The Great Falls

Last weekend we made a trip to the Great Falls of the Potomac river that are located 14 miles upstream from Washington, DC.  There are two parks there: the Great Falls Park is located on the southern banks of the river in Virginia and the Chesapeake and Ohio Canal parkland is located on the northern banks in Maryland. 

Both parks are one of our favorite spots to take a walk with the kids, and this time we visited on the Maryland side.  First we took a walk along the C&O canal.

Before the railroads were built, the C&O canal was the lifeline along the Potomac river and was used to transport everything: lumber, coal, grain, and people.  Boats and rafts would go downstream, and they were pulled upstream by horses.  The total length of the canal is about 184.5 miles and there were 74 canal locks.  The canal was in operation from 1831 until 1924.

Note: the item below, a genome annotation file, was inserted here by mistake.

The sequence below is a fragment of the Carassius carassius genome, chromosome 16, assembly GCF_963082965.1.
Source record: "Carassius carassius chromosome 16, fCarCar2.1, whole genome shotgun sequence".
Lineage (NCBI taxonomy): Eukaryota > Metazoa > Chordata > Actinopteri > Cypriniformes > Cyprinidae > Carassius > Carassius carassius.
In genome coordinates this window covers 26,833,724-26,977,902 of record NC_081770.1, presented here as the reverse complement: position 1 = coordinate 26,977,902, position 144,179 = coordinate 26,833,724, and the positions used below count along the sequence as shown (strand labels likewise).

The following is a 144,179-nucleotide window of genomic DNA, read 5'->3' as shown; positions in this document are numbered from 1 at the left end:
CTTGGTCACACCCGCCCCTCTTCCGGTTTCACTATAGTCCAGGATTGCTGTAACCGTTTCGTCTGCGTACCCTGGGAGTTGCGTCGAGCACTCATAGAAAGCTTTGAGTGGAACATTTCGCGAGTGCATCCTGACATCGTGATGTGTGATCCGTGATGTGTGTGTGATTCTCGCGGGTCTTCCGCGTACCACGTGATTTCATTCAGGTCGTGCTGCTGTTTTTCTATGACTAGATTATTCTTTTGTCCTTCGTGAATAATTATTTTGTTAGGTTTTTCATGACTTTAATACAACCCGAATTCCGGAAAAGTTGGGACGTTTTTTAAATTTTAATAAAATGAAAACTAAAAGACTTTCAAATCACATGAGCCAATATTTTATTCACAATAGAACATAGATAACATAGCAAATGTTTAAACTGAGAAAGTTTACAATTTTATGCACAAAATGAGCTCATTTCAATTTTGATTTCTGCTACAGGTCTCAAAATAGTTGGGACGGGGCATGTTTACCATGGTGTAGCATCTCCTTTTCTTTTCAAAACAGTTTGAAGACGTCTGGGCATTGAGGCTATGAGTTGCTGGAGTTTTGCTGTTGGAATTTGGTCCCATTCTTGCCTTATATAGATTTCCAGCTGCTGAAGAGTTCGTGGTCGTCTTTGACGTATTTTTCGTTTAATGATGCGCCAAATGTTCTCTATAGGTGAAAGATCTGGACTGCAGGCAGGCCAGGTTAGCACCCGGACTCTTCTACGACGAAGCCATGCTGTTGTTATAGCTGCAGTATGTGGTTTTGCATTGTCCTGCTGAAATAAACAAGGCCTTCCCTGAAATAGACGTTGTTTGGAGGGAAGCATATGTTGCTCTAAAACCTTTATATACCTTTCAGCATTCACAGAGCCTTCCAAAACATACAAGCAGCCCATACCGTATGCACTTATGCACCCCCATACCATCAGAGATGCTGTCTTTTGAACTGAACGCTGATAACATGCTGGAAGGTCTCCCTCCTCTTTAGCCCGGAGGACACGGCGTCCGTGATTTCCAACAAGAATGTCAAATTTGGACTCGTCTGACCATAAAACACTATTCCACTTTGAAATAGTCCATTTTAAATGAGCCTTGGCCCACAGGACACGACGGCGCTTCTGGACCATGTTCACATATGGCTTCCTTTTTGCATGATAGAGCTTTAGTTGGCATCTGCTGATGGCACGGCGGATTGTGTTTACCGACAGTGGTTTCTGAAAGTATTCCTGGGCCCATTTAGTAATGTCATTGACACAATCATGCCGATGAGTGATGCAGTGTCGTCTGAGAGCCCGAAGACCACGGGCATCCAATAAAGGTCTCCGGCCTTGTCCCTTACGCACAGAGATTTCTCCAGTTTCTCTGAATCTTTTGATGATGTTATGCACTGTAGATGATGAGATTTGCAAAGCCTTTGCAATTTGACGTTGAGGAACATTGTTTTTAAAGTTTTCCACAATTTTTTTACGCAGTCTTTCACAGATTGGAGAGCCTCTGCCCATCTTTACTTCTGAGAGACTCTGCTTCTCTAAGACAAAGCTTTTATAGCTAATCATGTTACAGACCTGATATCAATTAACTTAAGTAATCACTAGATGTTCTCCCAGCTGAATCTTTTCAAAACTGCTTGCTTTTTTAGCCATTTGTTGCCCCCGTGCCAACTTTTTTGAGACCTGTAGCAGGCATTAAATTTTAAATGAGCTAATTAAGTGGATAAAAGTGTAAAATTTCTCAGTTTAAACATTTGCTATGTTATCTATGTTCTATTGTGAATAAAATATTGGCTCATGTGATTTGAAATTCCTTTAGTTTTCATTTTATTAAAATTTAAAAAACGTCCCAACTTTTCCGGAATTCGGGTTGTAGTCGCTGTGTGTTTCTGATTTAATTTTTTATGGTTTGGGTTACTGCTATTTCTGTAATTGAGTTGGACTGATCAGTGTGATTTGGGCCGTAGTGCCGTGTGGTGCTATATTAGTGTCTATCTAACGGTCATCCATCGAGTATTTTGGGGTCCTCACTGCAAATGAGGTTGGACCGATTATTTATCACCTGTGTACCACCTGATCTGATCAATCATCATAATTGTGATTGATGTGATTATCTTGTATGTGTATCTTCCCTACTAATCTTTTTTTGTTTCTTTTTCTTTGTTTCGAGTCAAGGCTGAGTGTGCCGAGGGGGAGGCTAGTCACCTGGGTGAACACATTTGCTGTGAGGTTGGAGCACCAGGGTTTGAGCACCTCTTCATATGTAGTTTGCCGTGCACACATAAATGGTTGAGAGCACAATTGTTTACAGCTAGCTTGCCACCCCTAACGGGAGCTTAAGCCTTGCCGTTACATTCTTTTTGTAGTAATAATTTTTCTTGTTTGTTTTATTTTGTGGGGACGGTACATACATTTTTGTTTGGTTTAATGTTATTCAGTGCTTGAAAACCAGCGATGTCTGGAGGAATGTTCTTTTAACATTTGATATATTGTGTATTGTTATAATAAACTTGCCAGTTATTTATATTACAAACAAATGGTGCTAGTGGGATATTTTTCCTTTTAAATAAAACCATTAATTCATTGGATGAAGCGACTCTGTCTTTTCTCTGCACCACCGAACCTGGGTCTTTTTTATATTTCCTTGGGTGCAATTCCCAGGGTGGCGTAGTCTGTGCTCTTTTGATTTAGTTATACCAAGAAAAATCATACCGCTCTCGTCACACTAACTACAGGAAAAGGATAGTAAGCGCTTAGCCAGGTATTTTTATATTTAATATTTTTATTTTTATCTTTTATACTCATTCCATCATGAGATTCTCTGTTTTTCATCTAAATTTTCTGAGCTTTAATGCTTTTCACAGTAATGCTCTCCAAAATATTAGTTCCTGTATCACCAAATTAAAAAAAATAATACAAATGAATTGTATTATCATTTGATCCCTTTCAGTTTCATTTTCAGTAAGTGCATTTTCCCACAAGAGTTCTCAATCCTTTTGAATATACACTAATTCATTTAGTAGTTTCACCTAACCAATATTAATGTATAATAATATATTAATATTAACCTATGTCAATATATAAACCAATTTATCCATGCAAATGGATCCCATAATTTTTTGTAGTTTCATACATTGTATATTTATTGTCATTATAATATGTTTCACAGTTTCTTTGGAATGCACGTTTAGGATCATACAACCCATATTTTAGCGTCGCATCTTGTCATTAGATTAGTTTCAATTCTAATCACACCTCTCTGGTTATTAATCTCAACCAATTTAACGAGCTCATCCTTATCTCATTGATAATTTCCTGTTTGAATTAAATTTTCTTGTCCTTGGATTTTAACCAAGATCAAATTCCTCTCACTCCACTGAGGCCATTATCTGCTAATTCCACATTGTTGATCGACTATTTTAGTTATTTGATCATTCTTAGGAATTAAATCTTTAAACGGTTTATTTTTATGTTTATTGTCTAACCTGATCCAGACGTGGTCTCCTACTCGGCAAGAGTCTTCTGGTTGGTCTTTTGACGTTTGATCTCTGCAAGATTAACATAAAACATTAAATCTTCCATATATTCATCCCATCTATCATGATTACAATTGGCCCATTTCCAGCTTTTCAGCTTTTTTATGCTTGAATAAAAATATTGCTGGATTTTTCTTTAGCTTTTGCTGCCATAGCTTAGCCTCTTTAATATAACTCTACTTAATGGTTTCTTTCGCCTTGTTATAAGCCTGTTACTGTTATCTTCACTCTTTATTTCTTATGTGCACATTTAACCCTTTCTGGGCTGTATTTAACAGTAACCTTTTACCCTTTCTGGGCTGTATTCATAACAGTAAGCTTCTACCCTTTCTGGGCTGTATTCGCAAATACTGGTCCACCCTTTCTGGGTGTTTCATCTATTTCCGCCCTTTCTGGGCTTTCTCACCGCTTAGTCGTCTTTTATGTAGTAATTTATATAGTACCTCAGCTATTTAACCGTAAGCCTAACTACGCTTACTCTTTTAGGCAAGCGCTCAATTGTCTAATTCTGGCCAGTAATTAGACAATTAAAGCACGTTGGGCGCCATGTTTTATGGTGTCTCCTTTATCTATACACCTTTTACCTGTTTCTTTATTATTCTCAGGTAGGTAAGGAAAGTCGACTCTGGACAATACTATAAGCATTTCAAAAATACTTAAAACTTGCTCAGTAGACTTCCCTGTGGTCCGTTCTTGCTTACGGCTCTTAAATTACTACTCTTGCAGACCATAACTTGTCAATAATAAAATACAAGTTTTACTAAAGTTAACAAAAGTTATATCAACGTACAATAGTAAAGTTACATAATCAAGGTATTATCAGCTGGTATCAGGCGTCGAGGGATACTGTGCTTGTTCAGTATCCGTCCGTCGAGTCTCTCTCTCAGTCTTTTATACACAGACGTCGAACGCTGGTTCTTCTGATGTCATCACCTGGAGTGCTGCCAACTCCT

The canal is now maintained as a park and you can stroll alongside it and see the canal locks.  In spring you can also catch a ride on a reproduction canal boat drawn by horses. 

To get to the vantage point that allows the best view of the rapids, we followed a curved wooden boardwalk complete with a few concrete bridges.  At the very beginning of this path the Potomac river is quite calm but it changes fast to whitewater rapids rushing between jagged rocks.

The wooded banks of the Potomac river looked magical in the warm sunny weather.  The trees are still bare and the landscape is all beige and brown - a perfect work of art on its own. 

Walking and looking at the trees there reminded me of a wonderful pendant I recently saw.  It was made by Albina Manning, an artist from Mesa, AZ.  This pendant was made using the wire wrapping technique.  The artist used a stone she found on one of the beaches of the Atlantic as a base.  The pendant is titled the Sleeping Tree and I think it too is a perfect work of art.  It is so clean, simple and concise that you can't possibly imagine anything being added or removed from it.